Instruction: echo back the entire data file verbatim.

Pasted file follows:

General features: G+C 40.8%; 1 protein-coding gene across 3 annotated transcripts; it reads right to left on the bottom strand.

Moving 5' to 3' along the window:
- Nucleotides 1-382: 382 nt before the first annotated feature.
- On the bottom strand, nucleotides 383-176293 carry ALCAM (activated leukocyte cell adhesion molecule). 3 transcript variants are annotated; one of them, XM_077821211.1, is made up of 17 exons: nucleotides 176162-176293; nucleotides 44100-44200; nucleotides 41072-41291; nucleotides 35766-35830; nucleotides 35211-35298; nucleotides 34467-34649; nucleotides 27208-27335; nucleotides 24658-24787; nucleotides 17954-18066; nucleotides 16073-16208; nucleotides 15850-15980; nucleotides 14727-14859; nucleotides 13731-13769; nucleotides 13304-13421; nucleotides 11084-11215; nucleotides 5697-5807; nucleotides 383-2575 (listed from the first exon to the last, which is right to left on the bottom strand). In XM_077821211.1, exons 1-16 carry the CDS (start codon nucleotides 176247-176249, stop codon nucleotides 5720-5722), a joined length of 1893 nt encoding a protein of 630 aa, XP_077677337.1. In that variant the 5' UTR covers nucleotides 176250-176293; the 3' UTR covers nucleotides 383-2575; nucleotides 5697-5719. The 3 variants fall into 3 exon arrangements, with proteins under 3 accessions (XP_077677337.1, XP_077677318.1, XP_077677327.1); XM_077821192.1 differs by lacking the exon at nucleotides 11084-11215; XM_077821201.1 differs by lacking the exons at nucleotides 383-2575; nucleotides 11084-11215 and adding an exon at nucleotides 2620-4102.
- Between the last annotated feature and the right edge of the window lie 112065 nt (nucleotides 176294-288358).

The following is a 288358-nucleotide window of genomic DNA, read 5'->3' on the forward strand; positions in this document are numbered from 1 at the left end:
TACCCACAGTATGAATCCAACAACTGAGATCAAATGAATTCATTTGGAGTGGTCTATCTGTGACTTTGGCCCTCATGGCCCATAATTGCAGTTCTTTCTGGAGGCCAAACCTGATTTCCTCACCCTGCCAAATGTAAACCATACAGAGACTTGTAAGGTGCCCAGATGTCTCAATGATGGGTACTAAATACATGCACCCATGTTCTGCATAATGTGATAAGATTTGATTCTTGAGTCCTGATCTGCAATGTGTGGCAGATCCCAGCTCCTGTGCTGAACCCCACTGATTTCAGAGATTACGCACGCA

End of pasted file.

General features: G+C 40.8%; 1 protein-coding gene across 3 annotated transcripts; it reads right to left on the bottom strand.

Moving 5' to 3' along the window:
- Nucleotides 1-382: 382 nt before the first annotated feature.
- On the bottom strand, nucleotides 383-176293 carry ALCAM (activated leukocyte cell adhesion molecule). 3 transcript variants are annotated; one of them, XM_077821211.1, is made up of 17 exons: nucleotides 176162-176293; nucleotides 44100-44200; nucleotides 41072-41291; nucleotides 35766-35830; nucleotides 35211-35298; nucleotides 34467-34649; nucleotides 27208-27335; nucleotides 24658-24787; nucleotides 17954-18066; nucleotides 16073-16208; nucleotides 15850-15980; nucleotides 14727-14859; nucleotides 13731-13769; nucleotides 13304-13421; nucleotides 11084-11215; nucleotides 5697-5807; nucleotides 383-2575 (listed from the first exon to the last, which is right to left on the bottom strand). In XM_077821211.1, exons 1-16 carry the CDS (start codon nucleotides 176247-176249, stop codon nucleotides 5720-5722), a joined length of 1893 nt encoding a protein of 630 aa, XP_077677337.1. In that variant the 5' UTR covers nucleotides 176250-176293; the 3' UTR covers nucleotides 383-2575; nucleotides 5697-5719. The 3 variants fall into 3 exon arrangements, with proteins under 3 accessions (XP_077677337.1, XP_077677318.1, XP_077677327.1); XM_077821192.1 differs by lacking the exon at nucleotides 11084-11215; XM_077821201.1 differs by lacking the exons at nucleotides 383-2575; nucleotides 11084-11215 and adding an exon at nucleotides 2620-4102.
- Between the last annotated feature and the right edge of the window lie 112065 nt (nucleotides 176294-288358).

The following is a 288358-nucleotide window of genomic DNA, read 5'->3' on the forward strand; positions in this document are numbered from 1 at the left end:
TACCCACAGTATGAATCCAACAACTGAGATCAAATGAATTCATTTGGAGTGGTCTATCTGTGACTTTGGCCCTCATGGCCCATAATTGCAGTTCTTTCTGGAGGCCAAACCTGATTTCCTCACCCTGCCAAATGTAAACCATACAGAGACTTGTAAGGTGCCCAGATGTCTCAATGATGGGTACTAAATACATGCACCCATGTTCTGCATAATGTGATAAGATTTGATTCTTGAGTCCTGATCTGCAATGTGTGGCAGATCCCAGCTCCTGTGCTGAACCCCACTGATTTCAGAGATTACGCACGCA